Tuesday 20 August 2019

Motorists warned gardai to mount biggest Easter road safety campaign as traffic fatalities soar by 11pc

Warning: Garda Assistant Commissioner David Sheahan. Photo: Gareth Chaney, Collins
Warning: Garda Assistant Commissioner David Sheahan. Photo: Gareth Chaney, Collins

Ralph Riegel

MOTORISTS were warned that Gardaí are to mount the biggest Easter road safety campaign in recent years with traffic fatalities now an alarming 11pc up on 2018.

A total of 50 people have died on Irish roads since January 1 - compared to 45 over the same period in 2018, an increase of 11pc.

That is comprised of 29 motorists, seven passengers, eight pedestrians, four motorcyclists and two pedal cyclists.

Six people have died on Irish roads in the first seventeen days of April.

Gardaí and the Road Safety Authority (RSA) today launched the Easter bank holiday weekend road safety appeal with the focus on speeding and motorists who still insist on using mobile phones while driving.

The Easter safety campaign is the biggest test of the year so far for Gardaí with the largest number of traffic movements since Christmas and an estimated two million people taking to Irish roads for festive journeys.

Assistant Commissioner David Sheahan stressed that Gardaí will have a highly visible enforcement presence over the coming days.

This will be bolstered by a significant deployment of unmarked patrol vehicles - particularly aimed to detecting motorists using mobile phones while behind the wheel.

RSA chief executive Moyagh Murdock urged motorists to adhere to the rules of the road - and the ensure that the primary objective of every journey is to arrive safely and without incident.

"An Garda Síochána and the RSA are appealing to drivers to put their mobile phones away while driving so that they can focus their attention on the road," Assistant Commisioner Sheahan said.

He warned that motorists who insist on flouting the rules - despite repeated public safety appeals - will face heavy fines, penalty points and, in some cases, possible driving bans.

Assistant Commissioner Sheahan, who is charged with roads policing, said that while 2018 was a successful year in terms of the reduction on road traffic fatalities, the figures so far this year have been disappointing.

The road safety figures for both 2017 and 2018 represented a dramatic improvement on 2013-2016 when there was a spate in the number of fatal accidents, particularly involving pedestrians.

The 193 deaths recorded on Irish roads in 2014 made it one of the deadliest years for road traffic accidents ever recorded.

Last year, with 149 deaths, was the safest year on Irish roads since 1959.

Reasons for the decline have varied from tougher road safety legislation, more targeted policing by the Garda Traffic Corps to new, hard-hitting road safety adverts.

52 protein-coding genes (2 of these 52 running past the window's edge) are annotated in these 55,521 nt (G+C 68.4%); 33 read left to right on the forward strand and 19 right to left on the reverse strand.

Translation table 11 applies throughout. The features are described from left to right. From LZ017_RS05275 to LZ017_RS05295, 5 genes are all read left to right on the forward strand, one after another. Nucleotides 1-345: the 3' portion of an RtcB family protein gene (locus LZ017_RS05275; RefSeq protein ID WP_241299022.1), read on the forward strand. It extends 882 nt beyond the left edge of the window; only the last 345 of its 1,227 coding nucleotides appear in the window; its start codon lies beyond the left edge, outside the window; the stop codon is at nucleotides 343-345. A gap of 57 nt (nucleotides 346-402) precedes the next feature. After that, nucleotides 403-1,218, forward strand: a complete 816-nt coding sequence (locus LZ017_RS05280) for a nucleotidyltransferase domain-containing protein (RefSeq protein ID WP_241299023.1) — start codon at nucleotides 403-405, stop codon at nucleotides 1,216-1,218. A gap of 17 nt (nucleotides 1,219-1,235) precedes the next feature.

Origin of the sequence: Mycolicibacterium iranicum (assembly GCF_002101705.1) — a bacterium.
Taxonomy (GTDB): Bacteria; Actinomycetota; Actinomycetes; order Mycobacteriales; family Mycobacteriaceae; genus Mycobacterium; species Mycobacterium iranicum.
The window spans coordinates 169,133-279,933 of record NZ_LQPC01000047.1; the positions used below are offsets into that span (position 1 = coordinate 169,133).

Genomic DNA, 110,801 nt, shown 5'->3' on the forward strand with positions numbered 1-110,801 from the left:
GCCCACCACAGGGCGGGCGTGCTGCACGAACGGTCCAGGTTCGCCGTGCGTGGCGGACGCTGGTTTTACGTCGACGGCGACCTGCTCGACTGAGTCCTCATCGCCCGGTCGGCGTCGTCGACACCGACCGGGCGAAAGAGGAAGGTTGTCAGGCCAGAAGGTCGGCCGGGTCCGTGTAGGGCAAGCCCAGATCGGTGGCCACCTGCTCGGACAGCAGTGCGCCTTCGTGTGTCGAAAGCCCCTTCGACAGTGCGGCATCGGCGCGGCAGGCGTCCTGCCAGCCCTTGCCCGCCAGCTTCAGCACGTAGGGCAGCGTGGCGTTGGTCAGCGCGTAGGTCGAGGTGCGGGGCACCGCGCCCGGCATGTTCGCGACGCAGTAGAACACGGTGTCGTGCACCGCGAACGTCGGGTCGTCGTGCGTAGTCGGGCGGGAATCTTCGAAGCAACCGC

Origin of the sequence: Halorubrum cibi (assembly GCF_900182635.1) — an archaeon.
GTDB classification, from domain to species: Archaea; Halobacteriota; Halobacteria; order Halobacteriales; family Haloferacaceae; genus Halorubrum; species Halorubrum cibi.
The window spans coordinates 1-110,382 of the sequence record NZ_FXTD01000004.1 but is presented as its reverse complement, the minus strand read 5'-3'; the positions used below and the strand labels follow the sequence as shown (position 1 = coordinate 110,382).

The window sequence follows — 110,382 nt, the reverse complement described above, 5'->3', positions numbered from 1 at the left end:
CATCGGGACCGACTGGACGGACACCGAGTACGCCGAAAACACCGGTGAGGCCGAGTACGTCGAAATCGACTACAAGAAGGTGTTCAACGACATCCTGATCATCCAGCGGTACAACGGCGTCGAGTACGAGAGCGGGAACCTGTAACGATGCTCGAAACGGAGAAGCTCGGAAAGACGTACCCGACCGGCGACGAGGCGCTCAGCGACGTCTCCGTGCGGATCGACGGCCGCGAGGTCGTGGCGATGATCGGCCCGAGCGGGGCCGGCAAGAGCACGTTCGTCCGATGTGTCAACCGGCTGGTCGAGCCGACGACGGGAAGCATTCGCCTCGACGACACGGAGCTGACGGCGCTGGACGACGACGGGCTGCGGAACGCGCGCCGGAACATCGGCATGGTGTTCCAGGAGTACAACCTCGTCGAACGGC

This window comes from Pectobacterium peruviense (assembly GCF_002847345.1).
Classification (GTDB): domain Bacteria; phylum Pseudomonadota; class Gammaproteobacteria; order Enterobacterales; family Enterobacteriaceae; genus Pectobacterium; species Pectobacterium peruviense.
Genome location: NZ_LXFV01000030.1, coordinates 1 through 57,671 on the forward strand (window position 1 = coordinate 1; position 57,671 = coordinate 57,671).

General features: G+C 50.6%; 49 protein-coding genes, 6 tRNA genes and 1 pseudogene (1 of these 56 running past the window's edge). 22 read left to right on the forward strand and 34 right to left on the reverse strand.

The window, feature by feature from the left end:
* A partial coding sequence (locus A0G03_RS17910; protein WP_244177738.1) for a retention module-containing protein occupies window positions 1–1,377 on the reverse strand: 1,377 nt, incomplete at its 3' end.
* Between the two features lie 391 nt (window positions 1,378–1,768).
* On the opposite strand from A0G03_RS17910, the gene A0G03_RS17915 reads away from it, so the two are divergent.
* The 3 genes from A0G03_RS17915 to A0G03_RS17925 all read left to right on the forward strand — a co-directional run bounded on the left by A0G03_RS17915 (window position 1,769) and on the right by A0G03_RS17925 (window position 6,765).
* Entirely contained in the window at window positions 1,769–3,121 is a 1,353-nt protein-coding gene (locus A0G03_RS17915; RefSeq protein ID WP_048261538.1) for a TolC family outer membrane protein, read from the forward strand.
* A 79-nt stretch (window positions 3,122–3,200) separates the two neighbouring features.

Others have credited greater road safety awareness amongst young people including successful new school campaigns.

Fatal accident figures have fluctuated over recent years including 188 in 2013, 193 in 2014, 165 in 2015, 186 in 2016, 156 in 2017 and 149 in 2018.

The Road Safety Authority (RSA) pointed out that, critically, the overall number of road traffic collisions was down by around 17pc last year.

Transport Minister Shane Ross echoed the Garda and Road Safety Authority (RSA) campaigns and urged motorists to drive with care, to slow down and to adhere to all road safety guidelines.

“It is a law of physics that the faster you drive, the more likely you are to be involved in a collision and the more likely the outcome will result in death or injury," he said.

"Even speeds a driver considers low can be lethal for vulnerable road users. For example hit at 50km/h a pedestrian or cyclist has only a 50pc chance of survival."

"My message to drivers is to slow down, drive at a speed that is appropriate to the conditions and remember a speed limit is not a target.”

He pointed out that just a 5pc cut in average speed reduces the risk of serious injury in collisions by 15pc and risk of fatalities by 25pc.

The RSA, in a study of fatal accidents between 2008 and 2012, warned that 322 people died in accidents where gardaí believed excessive speed was a factor.

It is now believed that one in three fatal collisions in Ireland are somehow linked to speed which is excessive for either the road or weather conditions.

The counties where speed featured most as a factor in serious collisions were Donegal (8.4pc), Cork (8pc), Wexford (8pc) Cavan (7pc) and Galway (7pc).

However, road safety chiefs and gardaí remain concerned at the continuing high number of motorists who ignore drinking driving regulations, who use a mobile phone while behind the wheel and who break the speed limit.

The number of motorists assessed in 2017 as driving while intoxicated never dropped below 600 each month - with a startling 901 motorists stopped for driving while intoxicated in one month alone.

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